Excessively hearty people?
We had to get used to people staring at us. Wherever we went to, we were the absolute center of the attention. Many people wanted to talk with us or take a selfie with us. They asked where are we from, where are we going or if we don’t need any advise. Once even 5 people tried to find and stop the right Jeepney for us! All of them were really helpful and nice.
On the other hand, every time we got off the bus, at least 5 “tricycle taxi” drivers surrounded us and kept asking where we want to go. It was difficult to explain that we need a little more time to decide, whenever we didn’t have clear plans yet.
And I am not even mentioning one evening when we became literary celebrities for one local family. They invited us to dinner and later even to stay overnight at their house. Here is the whole story:
Don’t trust anybody!
It was kind of funny that everyone was telling us to be careful and don’t trust the others. They were telling us: “You’re in the Philippines! Keep an eye on your things”. And we did. There was obviously high criminality because there were many policemen around. They were on every railway station, an underground station or in western fast-foods like McDonald’s.
Do you need an advice? Ask policeman
They were always willing to help us and there was a guarantee that they wouldn’t recommend us a place of his friend who wants to take advantage of tourists. We always asked them because there was really better chance that they recommend us the most appropriate thing we ask or look for.
Well, I didn’t know what to think about this greeting for the first time until I found out that “mum” is a shortcut for “madam” not a “mother”. After all, when you hear it 20 times a day, you get used to it, somehow. Filipinos like to address people in a family way obviously. When we had a longer chat with somebody, they started to call us “brother” and “sister”.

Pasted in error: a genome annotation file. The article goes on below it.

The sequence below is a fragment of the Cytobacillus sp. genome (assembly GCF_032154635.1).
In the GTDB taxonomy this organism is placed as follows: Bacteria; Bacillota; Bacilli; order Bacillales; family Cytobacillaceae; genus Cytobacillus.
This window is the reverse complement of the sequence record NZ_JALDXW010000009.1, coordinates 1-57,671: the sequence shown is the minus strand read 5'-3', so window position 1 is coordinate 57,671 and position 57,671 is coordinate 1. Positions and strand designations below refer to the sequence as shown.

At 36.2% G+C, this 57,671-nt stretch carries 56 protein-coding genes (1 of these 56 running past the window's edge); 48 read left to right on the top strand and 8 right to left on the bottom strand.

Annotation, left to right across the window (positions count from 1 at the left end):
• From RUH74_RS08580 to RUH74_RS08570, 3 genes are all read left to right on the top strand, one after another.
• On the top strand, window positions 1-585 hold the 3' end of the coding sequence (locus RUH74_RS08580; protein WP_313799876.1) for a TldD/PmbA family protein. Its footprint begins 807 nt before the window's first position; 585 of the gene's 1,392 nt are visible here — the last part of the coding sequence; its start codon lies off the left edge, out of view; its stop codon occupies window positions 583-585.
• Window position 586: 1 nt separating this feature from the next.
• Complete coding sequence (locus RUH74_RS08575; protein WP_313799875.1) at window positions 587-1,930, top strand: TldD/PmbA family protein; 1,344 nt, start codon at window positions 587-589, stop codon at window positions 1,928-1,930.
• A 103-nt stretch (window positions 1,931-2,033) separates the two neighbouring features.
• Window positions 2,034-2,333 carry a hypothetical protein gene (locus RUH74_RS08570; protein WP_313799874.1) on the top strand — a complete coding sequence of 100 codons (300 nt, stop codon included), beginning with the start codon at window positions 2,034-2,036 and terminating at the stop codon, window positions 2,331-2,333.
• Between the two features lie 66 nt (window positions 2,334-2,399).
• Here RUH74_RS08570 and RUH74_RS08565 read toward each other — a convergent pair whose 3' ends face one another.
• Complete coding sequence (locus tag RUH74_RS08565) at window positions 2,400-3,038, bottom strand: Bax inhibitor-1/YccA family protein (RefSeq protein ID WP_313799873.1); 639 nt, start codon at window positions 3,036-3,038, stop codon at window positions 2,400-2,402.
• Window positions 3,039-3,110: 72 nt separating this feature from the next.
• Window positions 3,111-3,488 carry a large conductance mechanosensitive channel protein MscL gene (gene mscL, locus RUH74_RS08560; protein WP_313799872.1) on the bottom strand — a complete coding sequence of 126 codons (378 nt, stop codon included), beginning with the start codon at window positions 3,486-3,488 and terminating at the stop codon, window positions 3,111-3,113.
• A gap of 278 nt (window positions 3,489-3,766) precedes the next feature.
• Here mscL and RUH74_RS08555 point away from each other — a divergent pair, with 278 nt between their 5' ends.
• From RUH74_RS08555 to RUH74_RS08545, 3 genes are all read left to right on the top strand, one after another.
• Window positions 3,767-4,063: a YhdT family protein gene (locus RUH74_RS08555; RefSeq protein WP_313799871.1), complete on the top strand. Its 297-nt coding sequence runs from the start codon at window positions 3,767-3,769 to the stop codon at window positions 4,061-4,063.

Street food – Would you like to try a grilled chicken head?
Street food can be found literally on every corner of Luzon island, even in the smallest village. You can buy skewers, fried rolls, eggs or roasted corn for a few cents. Most popular meat is a chicken. Locals found the way how to use every single piece of chicken. It’s not an exception to find grilled chicken heads, chicken blood, pounces or even intestines.
Due to our unfamiliarity and the fact that we thought that this deliciously looking thing is a grilled fish instead of chicken heads, we tried this “specialty” as well. Don’t do the same mistake 😀 After we left behind the corner, we gave skewer to the first dog we met. A crunchy skull is not very tasty 😀
Forget the classic western toilets. Although local WC is called “Comfort Room”, you have to flush manually. What do I mean by manual flashing? There is a huge barrel full of water in front of every toilet. You have to take one of little “kettles” and return back to flush the toilet. This is how toilets in northern Philippines work. Hot shower is another thing you are not going to find here. Even in the hotel, we stayed in, we had to shower under the small tap with cold water.